Wynn’s New Encore Sued Over Irregularities
One would automatically suppose that controversial casino operator and entertainment giant Wynn Resorts will tread lightly following the recent scare that very nearly incited the Massachusetts Gaming Authority to renege on a decision to grant a licence to Wynn to operate in the state. But if the facts cited in a pending class action lawsuit are on the money, then this is certainly not the case.
Wynn Resorts recently opened doors in Boston and its new Encore Boston Harbor casino managed to generate $16.7 million in revenue income during its first week of trade alone. But according to the details of the lawsuit, all isn’t as it should be, and certainly not as above board as what the operator would have the state’s regulator and its loyal player-base believe.
There’s More Than One Issue
The issue taken with Boston’s newest casino operator appears to be two-fold. First up is the issue of the casino’s apparent unwillingness to refund anything smaller than a dollar to players. This may seem insignificant at first, but when considering the revenue passing through the venue’s doors every week, holding back a little bit of money here and a little bit of money there eventually adds up to a small fortune; a small fortune essentially brazenly stolen from players in an attempt to further boost the house.
The casino floor is home to at least 3,100 slot machines. Whenever a player requests a cash-out of credits, the casino allegedly only authorises a refund down to the last full dollar. Anything smaller than a dollar is “retained”. This alleged refusal to refund to players every last cent of the money due to them is by the looks of it the main driver behind the Middlesex Superior Court class action lawsuit.
Wynn Refutes All Allegations
The second reason behind the expressed unhappiness with the operator revolves around a version of Blackjack that deviates from the traditional rules. The casino offers 6-to-5 Blackjack instead of the traditional 3-to-2 Blackjack. To anyone not overly familiar with how odds are calculated and to what extent casinos benefit from even the slightest deviations, this may appear to be a situation of “either/or”.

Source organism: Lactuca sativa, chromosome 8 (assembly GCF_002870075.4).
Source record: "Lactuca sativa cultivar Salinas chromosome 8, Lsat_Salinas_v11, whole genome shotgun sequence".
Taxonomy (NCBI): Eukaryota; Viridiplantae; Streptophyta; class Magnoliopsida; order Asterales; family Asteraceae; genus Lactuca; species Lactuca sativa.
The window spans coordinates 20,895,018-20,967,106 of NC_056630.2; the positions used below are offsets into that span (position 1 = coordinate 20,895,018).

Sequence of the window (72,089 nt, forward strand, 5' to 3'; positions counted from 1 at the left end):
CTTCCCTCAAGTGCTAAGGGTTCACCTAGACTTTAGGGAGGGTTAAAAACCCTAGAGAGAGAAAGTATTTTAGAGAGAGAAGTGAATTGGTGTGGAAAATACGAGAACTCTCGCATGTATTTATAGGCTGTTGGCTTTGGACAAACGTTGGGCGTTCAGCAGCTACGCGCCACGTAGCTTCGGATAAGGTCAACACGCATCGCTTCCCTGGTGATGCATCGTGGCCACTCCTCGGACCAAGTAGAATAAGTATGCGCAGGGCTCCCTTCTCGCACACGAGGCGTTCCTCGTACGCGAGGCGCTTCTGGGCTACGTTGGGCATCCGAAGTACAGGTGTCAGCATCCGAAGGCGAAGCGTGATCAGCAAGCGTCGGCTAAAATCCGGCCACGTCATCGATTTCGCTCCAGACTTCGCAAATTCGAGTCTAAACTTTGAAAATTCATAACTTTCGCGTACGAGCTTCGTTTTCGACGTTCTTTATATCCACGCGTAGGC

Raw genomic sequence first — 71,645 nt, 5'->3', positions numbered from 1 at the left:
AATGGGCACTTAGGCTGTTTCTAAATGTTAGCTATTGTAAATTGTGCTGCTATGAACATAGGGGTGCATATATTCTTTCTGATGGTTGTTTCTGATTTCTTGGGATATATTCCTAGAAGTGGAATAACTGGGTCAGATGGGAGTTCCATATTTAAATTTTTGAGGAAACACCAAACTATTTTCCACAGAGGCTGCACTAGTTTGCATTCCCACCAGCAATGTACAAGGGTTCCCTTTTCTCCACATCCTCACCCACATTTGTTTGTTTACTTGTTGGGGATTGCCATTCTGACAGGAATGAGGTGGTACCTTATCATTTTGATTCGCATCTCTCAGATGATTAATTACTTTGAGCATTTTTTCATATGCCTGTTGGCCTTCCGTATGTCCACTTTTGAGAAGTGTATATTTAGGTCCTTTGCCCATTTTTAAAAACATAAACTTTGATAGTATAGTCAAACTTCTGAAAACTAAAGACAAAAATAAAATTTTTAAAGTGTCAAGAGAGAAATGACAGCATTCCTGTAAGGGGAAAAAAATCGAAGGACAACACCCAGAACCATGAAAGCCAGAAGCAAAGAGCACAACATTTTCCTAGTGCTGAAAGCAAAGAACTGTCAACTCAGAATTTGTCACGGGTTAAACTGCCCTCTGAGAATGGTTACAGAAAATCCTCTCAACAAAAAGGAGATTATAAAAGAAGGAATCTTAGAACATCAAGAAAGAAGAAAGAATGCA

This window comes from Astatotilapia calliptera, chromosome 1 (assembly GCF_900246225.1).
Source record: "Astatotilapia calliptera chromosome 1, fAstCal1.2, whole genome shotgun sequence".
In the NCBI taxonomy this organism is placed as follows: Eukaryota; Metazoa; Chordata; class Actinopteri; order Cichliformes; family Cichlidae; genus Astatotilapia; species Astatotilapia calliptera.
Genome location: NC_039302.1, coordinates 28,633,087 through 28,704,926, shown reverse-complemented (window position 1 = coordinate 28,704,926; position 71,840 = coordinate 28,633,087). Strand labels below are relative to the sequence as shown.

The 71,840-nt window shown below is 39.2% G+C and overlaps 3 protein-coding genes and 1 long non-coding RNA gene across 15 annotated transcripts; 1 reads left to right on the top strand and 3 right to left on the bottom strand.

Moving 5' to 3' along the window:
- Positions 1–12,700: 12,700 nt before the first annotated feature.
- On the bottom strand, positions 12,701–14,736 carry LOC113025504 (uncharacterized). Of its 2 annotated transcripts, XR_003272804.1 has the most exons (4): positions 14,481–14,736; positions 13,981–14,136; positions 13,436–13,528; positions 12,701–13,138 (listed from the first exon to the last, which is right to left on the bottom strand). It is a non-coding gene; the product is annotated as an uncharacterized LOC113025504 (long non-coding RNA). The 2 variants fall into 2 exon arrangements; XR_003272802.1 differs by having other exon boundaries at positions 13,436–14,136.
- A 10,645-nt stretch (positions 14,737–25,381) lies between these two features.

But it is everything but that because the effect of mixing up the odds to 6-to-5 is that instead of a hand of 21 paying out $75 on a $50 bet, it now only pays out $60 on a $50 bet. Massachusetts state law governing casinos and games of chance is very particular about the games as well as the odds permitted to be offered by the state’s licensed casinos. According to the lawsuit, the Encore isn’t permitted to offer 6-to-5 Blackjack and is doing so unlawfully.
The operator has responded to the allegations as contained in the court documents and claims that 6-to-5 Blackjack is perfectly in line with state regulations. Wynn Resorts also alleges that the local gambling regulator has given the go-ahead with regards to how it manages its slots and credit refunds.
The plaintiffs are not only seeking relief in the way of putting a stop to what they consider to be unlawful conduct on the part of the operator, but the claim also includes a request for triple damages to be paid to the affected parties as well as all legal costs and disbursements to be borne by Wynn Resorts.